In 1988 a young technician at a neighborhood photo lab in Muncie, Indiana, threatened to report Pamela De Marris to the FBI. For months the guy had processed De Marris's haunting images of her children wearing masks and wrapped in cellophane as they floated in the backyard pool. De Marris says the technician told her, "I can no longer do these, seeing what you're doing to these children."
It wasn't the first time De Marris had come under attack for the pictures, part of a series called "Undercurrents." She acknowledges the works were "troubling for a lot of people. They thought I was drowning my kids." De Marris exhibited the photos in New York, Paris, and Chicago. She says French critics loved the show, and when the Cultural Center displayed "Undercurrents" in 1986 Abigail Foerstner wrote a positive review in the Chicago Tribune, describing the theatrical water scenes as "humorous, sinister and spiritual, sometimes all at once." But when the photos were shown in Fort Wayne, public outcry led to the removal of several images. "I just let it go and didn't protest," De Marris says. It was a case of bad timing: the exhibit coincided with several child abductions in the Fort Wayne area.
De Marris soon stopped working on "Undercurrents" and no longer sells or shows the prints. "I didn't want my kids to make someone feel uncomfortable or have people look at them in some strange way," she says. But De Marris still uses her two teenage daughters as models, as she has since they were babies. "It is part of our family history and our interaction."
De Marris began taking photos when she was nine years old. She won a Brownie camera by signing up 12 new subscribers along her paper route in rural Michigan for the Niles Daily Star. "I didn't have the greatest childhood, so I used the camera to document the things I was questioning--my siblings, my parents, whatever," she says. "It allowed me to control the moment I captured."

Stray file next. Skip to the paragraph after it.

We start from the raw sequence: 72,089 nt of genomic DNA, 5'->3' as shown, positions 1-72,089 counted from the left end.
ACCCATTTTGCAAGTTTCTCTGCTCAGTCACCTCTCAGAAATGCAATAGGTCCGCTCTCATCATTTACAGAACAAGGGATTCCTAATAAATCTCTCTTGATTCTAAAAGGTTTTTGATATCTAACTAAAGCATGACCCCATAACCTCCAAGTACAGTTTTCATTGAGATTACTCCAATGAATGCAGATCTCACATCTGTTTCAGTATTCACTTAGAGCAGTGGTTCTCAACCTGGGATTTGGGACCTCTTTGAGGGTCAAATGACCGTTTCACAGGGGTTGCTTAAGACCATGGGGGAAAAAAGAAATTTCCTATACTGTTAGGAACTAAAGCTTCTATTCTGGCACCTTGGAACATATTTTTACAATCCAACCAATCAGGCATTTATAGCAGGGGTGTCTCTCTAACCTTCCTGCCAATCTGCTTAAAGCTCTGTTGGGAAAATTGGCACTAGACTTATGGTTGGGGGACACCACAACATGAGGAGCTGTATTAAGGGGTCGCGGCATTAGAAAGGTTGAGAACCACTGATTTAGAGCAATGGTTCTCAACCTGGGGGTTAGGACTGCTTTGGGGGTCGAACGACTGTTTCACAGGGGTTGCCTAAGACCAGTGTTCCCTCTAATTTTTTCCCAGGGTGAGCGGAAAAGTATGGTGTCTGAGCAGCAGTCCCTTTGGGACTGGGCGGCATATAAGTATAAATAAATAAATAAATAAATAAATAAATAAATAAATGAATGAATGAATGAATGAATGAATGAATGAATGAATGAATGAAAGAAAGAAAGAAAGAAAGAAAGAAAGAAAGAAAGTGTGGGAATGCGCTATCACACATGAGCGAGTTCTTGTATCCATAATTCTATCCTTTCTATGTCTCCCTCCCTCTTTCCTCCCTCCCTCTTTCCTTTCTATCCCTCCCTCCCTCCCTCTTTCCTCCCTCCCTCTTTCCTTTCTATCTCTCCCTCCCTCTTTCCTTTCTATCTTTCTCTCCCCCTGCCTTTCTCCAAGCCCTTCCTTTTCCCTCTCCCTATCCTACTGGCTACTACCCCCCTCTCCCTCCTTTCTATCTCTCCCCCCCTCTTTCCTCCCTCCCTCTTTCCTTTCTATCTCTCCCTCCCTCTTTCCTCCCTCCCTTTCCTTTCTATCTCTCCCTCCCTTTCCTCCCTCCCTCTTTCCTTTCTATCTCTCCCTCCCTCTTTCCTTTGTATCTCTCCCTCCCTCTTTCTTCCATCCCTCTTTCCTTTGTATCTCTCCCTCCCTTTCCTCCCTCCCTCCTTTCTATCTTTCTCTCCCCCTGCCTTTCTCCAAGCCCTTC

She found another outlet in ventriloquism, using a Charlie McCarthy doll. "Charlie would say what I wouldn't say."
De Marris chronicled her fantasies with the Brownie. "If things weren't so wonderful, I would make up my own scenarios, my own little worlds. I would even take a whole roll of film, and each image had to make a story. At the end of the roll I'd make a sign that said "The End."'
Now De Marris mostly photographs her family and friends posed in scenes that resemble Renaissance and baroque paintings. Her husband, a gastroenterologist, prefers to work behind the scenes, helping to construct her often elaborate sets. De Marris's four-room studio is crammed with garage-sale finds--a collection of chairs, a gurney, Victorian frocks, a baby buggy stuffed with plastic dolls--and remnants of her own past. Sometimes her photo subjects will bring their own props. De Marris also stages scenes in a couple of abandoned buildings in her neighborhood, which was once Muncie's flourishing downtown.
Like 19th-century photographers, De Marris favors long exposure times. Her lighting is simple, her images lushly saturated. The colors look more like they came from an oil palette than photographic dyes. De Marris makes life-size prints, laminates them with an ultraviolet protector, and frames them herself with elegant black molding.
She calls her latest series "Suburbs of the Subconscious." Like "Undercurrents," the pictures elicit a lot of interesting comments. In the photo Two Women and Their Dog, De Marris's daughters are dressed like 17th-century European peasants and seated at a table preparing a salad. One of the girls slices a blood red orange, while the other slices a cucumber. "Some people see it as representing my Slavic heritage and some people see it as Lorena Bobbitt," she says.
Unlike previous summers, De Marris won't be using her underwater camera in the backyard pool. Instead, she'll cart her gear to France for a three-month fellowship in Giverny, at Claude Monet's gardens.
Twelve photographs from "Suburbs of the Subconscious" are on view until April 14 at the University of Illinois at Chicago's Illini Union Art Gallery, 828 S. Wolcott. It's open 9 to 5 Monday through Friday. Call 413-5200 for more.
Art accompanying story in printed newspaper (not available in this archive): Photos/Michelle Litvin; Pamela De Marris.